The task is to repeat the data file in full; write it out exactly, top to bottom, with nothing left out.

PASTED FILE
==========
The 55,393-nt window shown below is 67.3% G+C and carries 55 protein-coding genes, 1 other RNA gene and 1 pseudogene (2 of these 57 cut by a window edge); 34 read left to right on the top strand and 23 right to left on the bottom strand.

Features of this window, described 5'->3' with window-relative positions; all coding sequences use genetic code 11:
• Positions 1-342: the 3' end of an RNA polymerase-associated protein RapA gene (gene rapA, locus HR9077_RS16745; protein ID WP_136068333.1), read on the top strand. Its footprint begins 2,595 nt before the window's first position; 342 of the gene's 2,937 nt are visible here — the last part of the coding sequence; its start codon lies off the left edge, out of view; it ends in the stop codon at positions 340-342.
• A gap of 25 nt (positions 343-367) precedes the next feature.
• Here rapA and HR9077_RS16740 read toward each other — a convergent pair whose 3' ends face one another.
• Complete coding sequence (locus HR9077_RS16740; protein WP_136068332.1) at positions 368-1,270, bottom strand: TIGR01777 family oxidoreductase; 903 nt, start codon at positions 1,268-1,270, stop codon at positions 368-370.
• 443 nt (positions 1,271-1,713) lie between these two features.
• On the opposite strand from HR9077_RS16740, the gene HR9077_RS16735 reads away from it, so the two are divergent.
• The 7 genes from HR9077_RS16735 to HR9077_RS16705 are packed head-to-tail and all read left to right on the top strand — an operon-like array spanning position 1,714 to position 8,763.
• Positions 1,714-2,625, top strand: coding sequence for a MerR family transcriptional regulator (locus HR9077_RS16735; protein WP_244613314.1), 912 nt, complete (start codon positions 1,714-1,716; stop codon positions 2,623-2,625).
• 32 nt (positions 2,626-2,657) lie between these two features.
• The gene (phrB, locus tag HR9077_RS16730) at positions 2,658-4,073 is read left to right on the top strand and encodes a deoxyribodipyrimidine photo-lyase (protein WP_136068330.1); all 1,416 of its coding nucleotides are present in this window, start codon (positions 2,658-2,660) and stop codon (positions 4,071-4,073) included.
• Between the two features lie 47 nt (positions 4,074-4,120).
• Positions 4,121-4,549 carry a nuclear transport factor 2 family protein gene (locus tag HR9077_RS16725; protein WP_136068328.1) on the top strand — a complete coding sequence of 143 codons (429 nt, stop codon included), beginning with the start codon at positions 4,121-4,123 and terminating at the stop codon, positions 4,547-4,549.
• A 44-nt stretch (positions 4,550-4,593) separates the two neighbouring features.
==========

The 55,393-nt window shown below is 67.3% G+C and carries 55 protein-coding genes, 1 other RNA gene and 1 pseudogene (2 of these 57 cut by a window edge); 34 read left to right on the top strand and 23 right to left on the bottom strand.

Features of this window, described 5'->3' with window-relative positions; all coding sequences use genetic code 11:
• Positions 1-342: the 3' end of an RNA polymerase-associated protein RapA gene (gene rapA, locus HR9077_RS16745; protein ID WP_136068333.1), read on the top strand. Its footprint begins 2,595 nt before the window's first position; 342 of the gene's 2,937 nt are visible here — the last part of the coding sequence; its start codon lies off the left edge, out of view; it ends in the stop codon at positions 340-342.
• A gap of 25 nt (positions 343-367) precedes the next feature.
• Here rapA and HR9077_RS16740 read toward each other — a convergent pair whose 3' ends face one another.
• Complete coding sequence (locus HR9077_RS16740; protein WP_136068332.1) at positions 368-1,270, bottom strand: TIGR01777 family oxidoreductase; 903 nt, start codon at positions 1,268-1,270, stop codon at positions 368-370.
• 443 nt (positions 1,271-1,713) lie between these two features.
• On the opposite strand from HR9077_RS16740, the gene HR9077_RS16735 reads away from it, so the two are divergent.
• The 7 genes from HR9077_RS16735 to HR9077_RS16705 are packed head-to-tail and all read left to right on the top strand — an operon-like array spanning position 1,714 to position 8,763.
• Positions 1,714-2,625, top strand: coding sequence for a MerR family transcriptional regulator (locus HR9077_RS16735; protein WP_244613314.1), 912 nt, complete (start codon positions 1,714-1,716; stop codon positions 2,623-2,625).
• 32 nt (positions 2,626-2,657) lie between these two features.
• The gene (phrB, locus tag HR9077_RS16730) at positions 2,658-4,073 is read left to right on the top strand and encodes a deoxyribodipyrimidine photo-lyase (protein WP_136068330.1); all 1,416 of its coding nucleotides are present in this window, start codon (positions 2,658-2,660) and stop codon (positions 4,071-4,073) included.
• Between the two features lie 47 nt (positions 4,074-4,120).
• Positions 4,121-4,549 carry a nuclear transport factor 2 family protein gene (locus tag HR9077_RS16725; protein WP_136068328.1) on the top strand — a complete coding sequence of 143 codons (429 nt, stop codon included), beginning with the start codon at positions 4,121-4,123 and terminating at the stop codon, positions 4,547-4,549.
• A 44-nt stretch (positions 4,550-4,593) separates the two neighbouring features.